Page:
Focus on Self Care to Enhance Mental Health during Winter

December 10, 2020

MERCERVILLE - This winter season will be unlike any other. Stress and finances are always a concern, but now that might be even more of a concern due to the COVID-19 pandemic. Margaret "Peggy" Swarbrick, PhD, FAOTA, of the Collaborative Support Programs of New Jersey (CSPNJ) Wellness Institute, and Rutgers Health - University Behavioral Health Care (UBHC), which are both members of the New Jersey Association of Mental Health and Addiction Agencies, Inc. (NJAMHAA),states that seasonal changes, such as colder weather, uncertain and sometimes dangerous weather, an increased risk of falling for older individuals and a decrease in sunlight, compounded with the restrictions of the COVID-19 pandemic, can have a significant impact on an individual's mental health. Dr. Swarbrick also mentions families might be experiencing grief due to the loss of family members, while others might be struggling with a substance use disorder (SUD). This time of year could also result in increased rates of addiction for some and could lead to increased anxiety and depression and social isolation, which can have a negative impact on physical health.

"The loss of loved ones, end-of-year deadlines, financial struggles, and family conflicts can impact a person during the end of the year and throughout the winter season. Anxiety and isolation related to COVID-19 have led to new and increased mental health struggles and drug use among many individuals. In addition, many people experienced depression, anxiety and/or drug use for the first time during the pandemic and services are not easy to access. This emphasizes the importance of practicing self-care and wellness during the COVID-19 pandemic, and particularly during the winter months to improve both physical and mental health," said Debra L. Wentz, PhD, President and CEO of NJAMHAA.

How can a person practice self-care and wellness this winter? One way is to maintain a healthy immune system; which Dr. Swarbrick says is needed more than ever to avoid getting sick. She also recommends that people, especially those who are in recovery from mental illnesses and addictions, practice HALT, which stands for Hunger-Anger-Loneliness-Tiredness. To practice HALT, a person stops and assesses his basic needs and if they are causing any of these specific feelings. Routines and habits are key and knowing what stressors trigger HALT enables the person to plan ahead, according to Dr. Swarbrick. Take time to reflect on and plan to meet nutritional and emotional needs. With anger, a person can understand what is causing their anger and determine if the cause of anger can be confronted or not. If the source of anger is a person, calmly speak to them about the source of anger. If it is something that cannot be controlled or if the individual who is angry is not ready to confront the issue, they can find a constructive way to channel this emotion. If a person feels lonely, they can stop and consider whether or not they have reached out to anyone from their support system or if they feel like they need to be out in the world by talking a walk or safely running errands. They can also create a list of supporters to call, text or virtually call, or they can write letters to them. Sleep is very important to maintain wellness, as it improves both mental and immune function. Dr. Swarbrick found that setting a regular time to go to bed and set a regular time wake helps to build a rhythm impacting immunity and wellbeing.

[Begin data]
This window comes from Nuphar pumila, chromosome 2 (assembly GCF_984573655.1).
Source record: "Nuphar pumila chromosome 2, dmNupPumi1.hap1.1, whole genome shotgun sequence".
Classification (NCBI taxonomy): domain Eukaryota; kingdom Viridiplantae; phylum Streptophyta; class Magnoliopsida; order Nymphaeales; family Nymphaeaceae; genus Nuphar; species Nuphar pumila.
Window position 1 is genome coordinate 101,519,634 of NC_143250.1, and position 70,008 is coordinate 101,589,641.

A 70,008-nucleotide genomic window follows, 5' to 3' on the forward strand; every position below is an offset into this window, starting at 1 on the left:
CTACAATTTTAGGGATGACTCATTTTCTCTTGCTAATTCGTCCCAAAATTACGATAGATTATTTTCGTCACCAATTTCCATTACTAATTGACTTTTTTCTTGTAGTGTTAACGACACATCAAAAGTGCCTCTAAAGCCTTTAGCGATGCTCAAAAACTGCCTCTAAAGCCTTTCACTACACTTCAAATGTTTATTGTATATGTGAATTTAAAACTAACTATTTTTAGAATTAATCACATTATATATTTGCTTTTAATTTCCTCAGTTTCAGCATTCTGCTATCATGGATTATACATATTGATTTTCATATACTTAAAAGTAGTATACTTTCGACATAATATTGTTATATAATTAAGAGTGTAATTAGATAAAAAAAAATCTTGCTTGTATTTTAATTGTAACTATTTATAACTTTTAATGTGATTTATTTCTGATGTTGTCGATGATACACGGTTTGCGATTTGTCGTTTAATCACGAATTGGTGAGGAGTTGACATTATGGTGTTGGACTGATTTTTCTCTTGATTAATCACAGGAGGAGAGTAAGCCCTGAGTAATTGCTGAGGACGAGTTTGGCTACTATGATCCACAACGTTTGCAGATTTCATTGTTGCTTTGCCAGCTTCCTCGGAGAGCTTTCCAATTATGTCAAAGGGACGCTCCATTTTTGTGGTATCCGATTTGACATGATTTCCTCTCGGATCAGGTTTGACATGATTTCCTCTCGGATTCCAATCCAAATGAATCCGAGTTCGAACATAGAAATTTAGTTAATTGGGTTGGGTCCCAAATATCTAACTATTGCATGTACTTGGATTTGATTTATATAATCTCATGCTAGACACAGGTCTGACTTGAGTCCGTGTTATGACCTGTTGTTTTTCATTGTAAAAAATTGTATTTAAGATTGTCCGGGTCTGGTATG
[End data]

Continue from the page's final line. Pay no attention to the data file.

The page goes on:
Dr. Swarbrick also recommends reflecting on "spiritual wellness, which involves having a sense of meaning and purpose and a sense of balance and peace. For many, spiritual wellness comes from activities and connections to religious faith, traditions, and community. For others, spiritual wellness comes from spending time in nature, with family, and with others in activities that transcend their individuality, such as making music or helping others. Some people find yoga or other meditative activities as spiritual as well as creative activities," she says. Spiritual wellness is also very personally defined. It is important to consider your own definition of spiritual wellness.

It is also important during the holidays and winter months to reflect on the things and people for whom we are grateful. Dr. Swarbrick mentions that the COVID-19 pandemic has forced people to focus more on the present moment and to be grateful for meaningful experiences, which can help build resilience. "Thankfulness is linked to effective coping with life's challenges and stressors. People who practice gratitude tend to be optimistic and to have healthy habits such as exercising, eating well, and arranging for needed medical care and screenings. These habits, in turn, help us recover more quickly from illness and can impact blood pressure and our immune function. Gratitude can positively impact mental health, increase energy, and strengthen one's belief that goodness exists, even during times of suffering and doubt," Dr. Swarbrick explains.

The most important aspect to self-care and winter wellness is for people to find and explore what works best for them. CSPNJ's Wellness Institute created a winter wellness planner for 2020-2021 which provides activities that contribute to self-care and wellness. Individuals can consider which ones will support their social, emotional and physical wellness. Click here to access the planner.


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